Here’s something Therapist wants me to keep in mind: When he says things like that I feel like he doesn’t care. Or more like, if it mattered to him, he would care enough to do it. Not just do it, want to do it. If it was important he would want to. If I were important enough he would want to.

Therapist kept reminding me that this is a projection of my thoughts onto him. He himself, doesn’t think about it like that. First of all, he doesn’t seem emotionally experienced enough to understand what to do. All he knows is something is uncomfortable and he doesn’t want to be uncomfortable. That’s the base instinct.  It’s not that I’m not important, but that he is in a different place of emotional development and doesn’t know what to do or how to react.  That’s his stuff. That’s not my stuff. Not my failing.

People have their own stuff, that isn’t connected to us at all, even if it colors how they interact with us.
I felt like I spent a lot of therapy justifying why I broke up with him. In the end we really are just such different people and what we need in a relationship (or not) is very, very different right now. He’s not right for me. I’m definitely  not right for him.

With Boring-Ex (hell, with most of my exes) I had this need, this sense of urgency to not be alone. I felt so alone, all my life, it was my biggest fear (also, I was living with an abusive ex-boyfriend and needed to feel some somewhere, anywhere) … that I would never find someone that would love me. I was so afraid of this that instead of letting things fit how they were going to fit (together or not), I needed to make them fit. Make them work. If they didn’t work it was one more proof that I couldn’t be loved.

Right now, I don’t feel like I’m in a place where I need someone. I’ve been in places like this before, but it was more a sense of keeping people out. I’m better off on my own. If people can’t get close to me, they can’t hurt me, they can’t leave. If I keep people out, they can’t leave. Years and years and years I subscribed to that theory. I was intensely self-isolated, intensely angry, intensely lonely, and completely miserable.

I’m in a place where I want to work on me. And I want to find something that fits on their own, without me having to always make everything fit. Without me having to delude myself or convince myself that something is working or okay. I want something different for me, better for me, inside, and outside of me.
I also don’t feel completely alone anymore, and I don’t feel isolated. I have some very close, very good friends that love me and care about me. Knowing that I have them, which I haven’t in the past, really helps. Growing up I had a lot of, um, disingenuous friends that I was extremely aware could not be trusted or relied on, in college I was on my own (until my sister moved in!), with my Evil-Ex I was alienated from everyone…. xRoommate was probably the best thing that could have happened to me. She respected my space and that I had a lot to heal from, but she was also present and caring. It took a long time for me to internalize a lasting connection with her, I was honestly not sure it was possible (even though I really wanted to), but I guess that’s why new things are scary. You can’t be completely sure they’ll work.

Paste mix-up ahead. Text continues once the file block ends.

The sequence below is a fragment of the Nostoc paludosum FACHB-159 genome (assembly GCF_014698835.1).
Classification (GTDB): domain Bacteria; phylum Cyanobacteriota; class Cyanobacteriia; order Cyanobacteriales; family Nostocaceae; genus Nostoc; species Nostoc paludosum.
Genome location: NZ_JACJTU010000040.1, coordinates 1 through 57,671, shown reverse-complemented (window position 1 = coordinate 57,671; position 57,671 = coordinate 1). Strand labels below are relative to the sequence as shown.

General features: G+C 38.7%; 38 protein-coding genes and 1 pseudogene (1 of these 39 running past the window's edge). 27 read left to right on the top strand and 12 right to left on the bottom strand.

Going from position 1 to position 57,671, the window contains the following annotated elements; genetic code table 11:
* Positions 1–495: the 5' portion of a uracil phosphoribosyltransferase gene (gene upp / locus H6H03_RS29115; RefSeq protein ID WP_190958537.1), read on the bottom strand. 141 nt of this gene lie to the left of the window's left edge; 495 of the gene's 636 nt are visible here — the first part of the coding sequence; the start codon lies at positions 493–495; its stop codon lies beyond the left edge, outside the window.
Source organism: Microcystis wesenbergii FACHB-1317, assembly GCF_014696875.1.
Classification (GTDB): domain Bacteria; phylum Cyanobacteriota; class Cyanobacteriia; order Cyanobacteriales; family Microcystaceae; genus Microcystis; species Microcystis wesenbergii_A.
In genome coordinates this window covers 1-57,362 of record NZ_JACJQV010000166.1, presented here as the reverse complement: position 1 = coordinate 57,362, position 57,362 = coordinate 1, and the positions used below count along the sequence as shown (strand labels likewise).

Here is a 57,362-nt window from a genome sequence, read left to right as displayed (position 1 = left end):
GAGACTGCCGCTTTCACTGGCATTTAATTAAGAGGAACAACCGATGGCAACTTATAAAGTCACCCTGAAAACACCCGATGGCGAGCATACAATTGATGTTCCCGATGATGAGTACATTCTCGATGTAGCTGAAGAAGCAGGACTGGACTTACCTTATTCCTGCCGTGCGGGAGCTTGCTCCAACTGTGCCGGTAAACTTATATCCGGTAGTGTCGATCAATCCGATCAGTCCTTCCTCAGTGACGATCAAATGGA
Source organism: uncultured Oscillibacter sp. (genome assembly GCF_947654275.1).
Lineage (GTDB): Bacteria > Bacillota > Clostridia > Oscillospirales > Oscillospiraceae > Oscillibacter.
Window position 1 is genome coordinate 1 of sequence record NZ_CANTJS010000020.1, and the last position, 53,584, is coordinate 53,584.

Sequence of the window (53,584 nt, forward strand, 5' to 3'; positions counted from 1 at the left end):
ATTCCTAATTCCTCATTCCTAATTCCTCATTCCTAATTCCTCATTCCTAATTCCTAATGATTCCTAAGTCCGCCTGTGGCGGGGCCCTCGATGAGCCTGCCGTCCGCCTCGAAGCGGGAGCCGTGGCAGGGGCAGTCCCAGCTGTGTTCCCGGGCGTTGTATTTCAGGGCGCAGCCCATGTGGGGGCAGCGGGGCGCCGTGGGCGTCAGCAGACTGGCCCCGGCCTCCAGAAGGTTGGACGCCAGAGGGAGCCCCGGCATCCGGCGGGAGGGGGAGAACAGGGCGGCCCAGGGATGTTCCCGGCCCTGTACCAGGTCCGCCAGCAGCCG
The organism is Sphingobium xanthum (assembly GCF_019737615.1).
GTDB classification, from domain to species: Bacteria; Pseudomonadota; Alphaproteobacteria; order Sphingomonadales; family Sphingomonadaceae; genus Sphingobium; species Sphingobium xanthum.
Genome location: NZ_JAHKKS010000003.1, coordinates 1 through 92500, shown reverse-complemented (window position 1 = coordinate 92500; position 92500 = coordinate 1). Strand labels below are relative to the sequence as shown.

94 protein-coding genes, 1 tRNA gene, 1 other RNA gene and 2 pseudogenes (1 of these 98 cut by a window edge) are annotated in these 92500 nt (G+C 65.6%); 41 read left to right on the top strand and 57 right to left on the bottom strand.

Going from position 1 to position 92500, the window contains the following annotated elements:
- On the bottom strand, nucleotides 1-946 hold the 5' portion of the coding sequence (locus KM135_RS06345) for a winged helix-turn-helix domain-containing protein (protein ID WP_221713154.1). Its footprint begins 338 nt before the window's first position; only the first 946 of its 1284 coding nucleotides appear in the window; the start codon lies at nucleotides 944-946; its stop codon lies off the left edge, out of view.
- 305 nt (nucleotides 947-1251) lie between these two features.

I don’t know. I’ve been seeing this whole relationship with Tech Boy going downhill for a while. Ever since the Mayhem Tour weekend it’s just been so incredibly difficult for me to reconnect, especially with him always being absent, physically and emotionally.  I feel like I was prepared for it in my own way, just keeping our eyes open and not trying to force it. That’s not to say this was easy. It was still scary and my brain was definitely freaking out at times. I also cried through most of our conversations, but idk, it’s a life change, we’ve been together for a year now, so even though I was ready for it, and made the decision, it was still hard.

Especially since I don’t hate him. Check it out with the no splitting, no black and white, not evil, not even all bad… just a guy that’s not right for me/me for him. I was really sad through a lot of our conversations, and there were times I wanted to just scream in frustration, but I always tried to be mindful. Mindful of my own reactions, and mindful of how I was interacting with him. I know I brought up things that made him uncomfortable but I tried really hard to not be hurtful and remain open to the things he had to say. At the end of it, we called it quits, he said he loves me as a person but acknowledge that we just need different things. All in all, I think it went as well as I could expect it to.

I’m still trying to remain mindful of myself though. I know how I react isn’t always expected or predictable, even to me, so I’m watching out.

Therapy has helped me out a lot. Having issues that I was freaked out about and being able to talk it through with Therapist before I freaked out in reality, was immeasurably helpful. Not gonna lie, my meds have helped a lot too. I’ve been having some pretty bad anxiety lately, but I haven’t felt out of control. I’m getting there.  


Wednesday, September 26, 2012

The Fix: Skin Picking and Addiction

As you may know if you follow my Twitter or Facebook, I broke up with Tech Boy last night. We talked a lot.  It’s just been becoming more and more abundantly clear that we’re in different places in our lives and we need different things. I can honestly say this is the most amicable break up I’ve ever had.  At the end of it he said he loved me as a person, definitely wanted to stay friends, and would give me hug at work today (which is weird, but okay?).  I’m sad, but so far I’m not devastated. If anything I feel relieved. My brain is still whirring though so I’m not really feeling up to posting today.

Fortunately I have another cool article for you from The Fix. Of course by “cool” I mean informative and possibly triggering. Enjoy!

Skin Picking and Addiction